python object_detection/eval.py \ --logtostderr \ --pipeline_config_path=./object_detection/models/text/faster_rcnn_inception_v2_coco.config \ --checkpoint_dir=./object_detection/models/text/train \ --eval_dir=./object_detection/models/text/eval

9. In another terminal start the tensorboard to follow the training and evaluation processes, and you could see something like this:

  • training after 2000 steps:
  • training after 200K steps:

You can see the green square that the model has started to identify correctly where the text in the image is located.

TensorFlow Object Detection API uses “PASCAL VOC 2007 metrics” where an instance predicted is correctly classified when the Intersection over Union (IoU) exceeds 50%, and the IoU is calculated:

  1. The ground-truth bounding boxes ( the hand labeled bounding boxes from set that specify where in the image our object is) the green square in image below.
  2. The predicted bounding boxes from our model, the red square in the image below.

Dividing the area of overlap by the area of union yields our IoU score, An Intersection over Union score > 0.5 is normally considered a “good” prediction.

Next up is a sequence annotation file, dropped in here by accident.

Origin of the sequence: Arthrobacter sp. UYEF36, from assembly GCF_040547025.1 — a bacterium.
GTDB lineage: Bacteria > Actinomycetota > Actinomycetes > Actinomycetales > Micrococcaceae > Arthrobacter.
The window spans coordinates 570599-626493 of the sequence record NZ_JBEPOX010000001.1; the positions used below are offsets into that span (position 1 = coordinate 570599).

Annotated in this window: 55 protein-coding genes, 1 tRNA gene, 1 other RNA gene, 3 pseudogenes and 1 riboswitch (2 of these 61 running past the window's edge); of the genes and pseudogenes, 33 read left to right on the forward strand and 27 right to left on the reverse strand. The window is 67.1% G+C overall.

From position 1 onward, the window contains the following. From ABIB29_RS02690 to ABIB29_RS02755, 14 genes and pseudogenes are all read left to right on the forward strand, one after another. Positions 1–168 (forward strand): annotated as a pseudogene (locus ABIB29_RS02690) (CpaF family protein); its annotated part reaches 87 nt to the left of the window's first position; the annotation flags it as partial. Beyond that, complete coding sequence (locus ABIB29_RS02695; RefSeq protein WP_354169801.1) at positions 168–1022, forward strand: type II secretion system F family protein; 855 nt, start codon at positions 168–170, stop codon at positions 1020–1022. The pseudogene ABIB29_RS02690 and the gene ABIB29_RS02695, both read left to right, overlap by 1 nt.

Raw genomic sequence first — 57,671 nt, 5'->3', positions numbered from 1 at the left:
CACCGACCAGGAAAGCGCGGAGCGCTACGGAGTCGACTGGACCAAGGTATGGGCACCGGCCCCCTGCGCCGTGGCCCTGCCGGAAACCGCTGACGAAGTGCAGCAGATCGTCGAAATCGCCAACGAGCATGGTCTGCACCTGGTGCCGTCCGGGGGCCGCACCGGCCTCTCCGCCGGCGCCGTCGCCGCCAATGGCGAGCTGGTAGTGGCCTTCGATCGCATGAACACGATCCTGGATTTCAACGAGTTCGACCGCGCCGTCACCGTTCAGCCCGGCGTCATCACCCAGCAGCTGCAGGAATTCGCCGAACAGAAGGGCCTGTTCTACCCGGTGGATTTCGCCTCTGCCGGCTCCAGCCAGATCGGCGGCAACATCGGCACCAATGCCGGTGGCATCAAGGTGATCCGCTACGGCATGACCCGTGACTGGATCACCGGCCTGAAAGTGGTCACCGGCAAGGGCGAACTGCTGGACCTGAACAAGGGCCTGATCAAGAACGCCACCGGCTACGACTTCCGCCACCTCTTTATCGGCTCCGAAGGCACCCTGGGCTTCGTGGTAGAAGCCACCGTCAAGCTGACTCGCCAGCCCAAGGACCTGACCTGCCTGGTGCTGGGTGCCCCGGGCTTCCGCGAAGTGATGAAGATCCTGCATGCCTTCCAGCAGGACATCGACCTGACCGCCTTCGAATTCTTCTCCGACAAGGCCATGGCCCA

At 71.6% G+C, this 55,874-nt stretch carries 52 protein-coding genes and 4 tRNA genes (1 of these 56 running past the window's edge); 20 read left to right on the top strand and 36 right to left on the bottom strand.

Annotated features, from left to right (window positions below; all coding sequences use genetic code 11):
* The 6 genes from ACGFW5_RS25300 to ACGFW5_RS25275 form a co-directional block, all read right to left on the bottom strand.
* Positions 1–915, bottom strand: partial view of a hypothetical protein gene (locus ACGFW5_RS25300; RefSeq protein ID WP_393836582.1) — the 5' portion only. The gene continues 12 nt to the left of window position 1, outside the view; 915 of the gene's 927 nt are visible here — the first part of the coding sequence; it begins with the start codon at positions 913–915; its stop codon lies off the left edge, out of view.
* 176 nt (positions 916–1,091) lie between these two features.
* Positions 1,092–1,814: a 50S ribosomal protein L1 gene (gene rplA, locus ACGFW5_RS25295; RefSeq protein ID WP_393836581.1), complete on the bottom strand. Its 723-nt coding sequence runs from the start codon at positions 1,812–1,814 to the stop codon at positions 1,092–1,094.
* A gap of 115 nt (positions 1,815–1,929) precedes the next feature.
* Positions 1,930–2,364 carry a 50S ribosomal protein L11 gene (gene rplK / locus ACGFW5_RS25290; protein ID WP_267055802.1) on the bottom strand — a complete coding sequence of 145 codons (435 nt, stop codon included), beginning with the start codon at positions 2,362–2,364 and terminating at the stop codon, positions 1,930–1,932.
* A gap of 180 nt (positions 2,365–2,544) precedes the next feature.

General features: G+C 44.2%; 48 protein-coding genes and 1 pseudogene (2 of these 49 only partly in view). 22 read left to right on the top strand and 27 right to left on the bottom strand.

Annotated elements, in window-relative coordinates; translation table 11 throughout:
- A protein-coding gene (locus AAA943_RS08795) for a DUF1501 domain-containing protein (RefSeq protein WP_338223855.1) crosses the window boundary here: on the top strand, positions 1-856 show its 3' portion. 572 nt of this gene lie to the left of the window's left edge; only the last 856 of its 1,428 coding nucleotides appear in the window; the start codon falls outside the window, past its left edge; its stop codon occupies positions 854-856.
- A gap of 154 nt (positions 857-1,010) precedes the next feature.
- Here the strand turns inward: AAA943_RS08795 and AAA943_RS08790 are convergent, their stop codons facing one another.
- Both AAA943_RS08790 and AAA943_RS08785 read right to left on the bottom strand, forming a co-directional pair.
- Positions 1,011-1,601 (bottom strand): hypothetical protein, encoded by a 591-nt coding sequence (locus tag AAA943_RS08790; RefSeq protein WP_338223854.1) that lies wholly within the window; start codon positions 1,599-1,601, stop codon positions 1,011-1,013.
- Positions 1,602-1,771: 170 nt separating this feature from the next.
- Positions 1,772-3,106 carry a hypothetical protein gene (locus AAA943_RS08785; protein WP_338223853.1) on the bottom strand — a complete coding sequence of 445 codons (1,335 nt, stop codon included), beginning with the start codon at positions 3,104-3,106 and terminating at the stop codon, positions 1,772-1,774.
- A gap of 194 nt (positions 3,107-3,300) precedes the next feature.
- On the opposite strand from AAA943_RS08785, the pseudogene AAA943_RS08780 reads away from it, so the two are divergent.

with the IoU the mean average precision is calculated for our models on validation data the mAP value is:

for this article the best model is rfc_resnet101_coco with a 0.31 mAP .

3. THE MODEL IN ACTION

I take the best model (rfc_resnet101_coco) and applied to a random video in order to see how good is, this is the result:

Final thoughs

  • A fine adjustment starting from a pre-trained model worked reasonably well reaching average levels in the state of the art scale.
  • Starting from this text detection model, training can be continued
    varying parameters or simply performing more iterations (I trained it with 200K steps) in order to improve The metric.
  • The rfcn_resnet101_coco network showed the one that best fits our data, However it is not the one that achieves the greatest speed, in addition to this the generated graph it is not integrable in a mobile environment.

Thanks for reading! I can also be reached on my site

Armand Olivares

Written by

Engineer, Data Science — NLP Practitioner https://armandds.github.io/#projects